• The mapped route follows the main route into Nelway, which is different than the sketchy bridge crossing route that you see pictured in this post. Don’t make my mistakes!
  • Ride elevation is about 4,300 m, contrary to RWGPS’s estimate

Backyard Bikepacking: Nelson, Kaslo, New Denver and Back Again.

Spring in the West Kootenays. It’s an experience to watch snow levels rise and life rapidly flourish and the colours of spring emerge. In the valley, May isn’t a month for getting up too high on two wheels, but where there’s an edge to dance…

We should dance.

Trip Hooks:

  • Low traffic highway sections backdropped by lush forest and granite outcroppings over Kootenay lake.
  • Experience stellar rail trail & wagon road travel, which a majority of this route is on
  • Loop-able with a variety of overnight options, with ability to cut/lengthen riding days to suit endurance levels
  • High mountain pass achievable exclusive of highway riding, topping out at 1,600m with views commensurate of effort

Go Local. Out of necessity, this is our travel ethos given the times. But constraints lead to creative thinking. For some, it’s a lot harder to turn the pages of the backroad mapbook than to hand over your visa to a guide company in the Chilcotins. It’s time to dig deeper to discover what could be just beyond the doorstep.

With a little frantic late night packing behind me, I take the doorstep bit to heart, clipping in and coasting away from the creature comforts.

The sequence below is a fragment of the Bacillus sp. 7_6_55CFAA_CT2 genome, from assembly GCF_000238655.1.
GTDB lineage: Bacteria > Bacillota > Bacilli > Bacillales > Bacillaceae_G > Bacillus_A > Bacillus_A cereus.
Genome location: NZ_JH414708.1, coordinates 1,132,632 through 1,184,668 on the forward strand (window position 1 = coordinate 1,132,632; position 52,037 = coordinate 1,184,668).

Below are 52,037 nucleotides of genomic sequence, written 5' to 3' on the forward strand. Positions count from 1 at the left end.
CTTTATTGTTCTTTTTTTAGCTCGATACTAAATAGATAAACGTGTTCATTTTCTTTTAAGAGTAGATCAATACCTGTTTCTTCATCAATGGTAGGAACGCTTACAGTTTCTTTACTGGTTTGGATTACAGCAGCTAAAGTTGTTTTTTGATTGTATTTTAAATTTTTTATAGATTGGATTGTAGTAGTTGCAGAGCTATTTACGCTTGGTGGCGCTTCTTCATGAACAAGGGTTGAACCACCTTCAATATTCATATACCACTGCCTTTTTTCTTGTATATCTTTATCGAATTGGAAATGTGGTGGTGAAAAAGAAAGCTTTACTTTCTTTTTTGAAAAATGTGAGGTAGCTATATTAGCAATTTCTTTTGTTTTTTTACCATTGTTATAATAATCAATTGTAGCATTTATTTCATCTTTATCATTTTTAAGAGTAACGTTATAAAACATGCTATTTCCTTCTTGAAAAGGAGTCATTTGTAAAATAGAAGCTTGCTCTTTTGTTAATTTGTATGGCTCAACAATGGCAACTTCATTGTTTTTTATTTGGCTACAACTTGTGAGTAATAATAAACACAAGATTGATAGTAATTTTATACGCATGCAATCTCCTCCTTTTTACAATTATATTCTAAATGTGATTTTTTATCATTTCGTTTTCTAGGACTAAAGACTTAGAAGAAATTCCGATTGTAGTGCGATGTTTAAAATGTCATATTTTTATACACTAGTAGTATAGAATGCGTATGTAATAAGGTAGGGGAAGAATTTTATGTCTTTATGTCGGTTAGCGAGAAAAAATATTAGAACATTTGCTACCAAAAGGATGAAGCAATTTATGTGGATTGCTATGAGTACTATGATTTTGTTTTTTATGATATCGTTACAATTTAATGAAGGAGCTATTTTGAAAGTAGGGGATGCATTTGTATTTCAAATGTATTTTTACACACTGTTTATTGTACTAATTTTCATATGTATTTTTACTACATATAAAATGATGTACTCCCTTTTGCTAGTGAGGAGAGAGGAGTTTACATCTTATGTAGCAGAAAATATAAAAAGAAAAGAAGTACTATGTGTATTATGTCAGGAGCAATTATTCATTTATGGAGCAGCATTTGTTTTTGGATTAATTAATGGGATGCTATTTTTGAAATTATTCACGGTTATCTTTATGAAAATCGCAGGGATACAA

This trip departs right out of Nelson proper, and while it is better than most cities, traffic is a factor. This is where we eat the frog, leaving the rest of the day feeling downhill-ish (note: there are definitely hills). From town, the ferry terminal is about ~30km away, and the space in between is likely to be the most traffic you’ll experience on this trip. Plan to ride in off hours, which is anytime except 7:30-9:00 in the morning.

Life in the Selkirk mountains has a different pace. On bike trips, it is can be hard to slow the intertia enough to really appreciate the sights, but here’s your encouragement to kick off the habit of taking pause. Keep an eye for Kokanee creek turnoff for a stretch and snack, and consider a few minute trek up the river to watch mossy granite boulders direct the glacial runoff, sights as powerful as the sound.

As the route curves northward, the view of Kootenay lake and the Purcell mountains become a fixture for the balance of the day. To split up the nearly overwhelming visuals, the Angry Hen in Kaslo serves up fine craft beer (and non-alc drinks) and the poutine truck at the gas station is said to be legendary. Or, like me, you can take to the beach and get the ramen out.

For night one, we’re aiming for Fry creek, a favourite camping spot among locals. But the black swan to appear later in the form of major windfall making for a gruelling ‘hike’ may make an already long day a little too long. My back twinges just thinking about it. Camping at Lost Ledges, or even in Kaslo are great alternatives for those looking to shorten things up.

On the way out, do me a favour and ignore the signpost reading Lakefront Trail. You might even reference your map and note the dotted line, That looks like a shortcut. Take it from the guy who spent a few hours running up against thick brush and volcanic head wall on the sandy shore (sorry about that, drivetrain): there is no shortcut.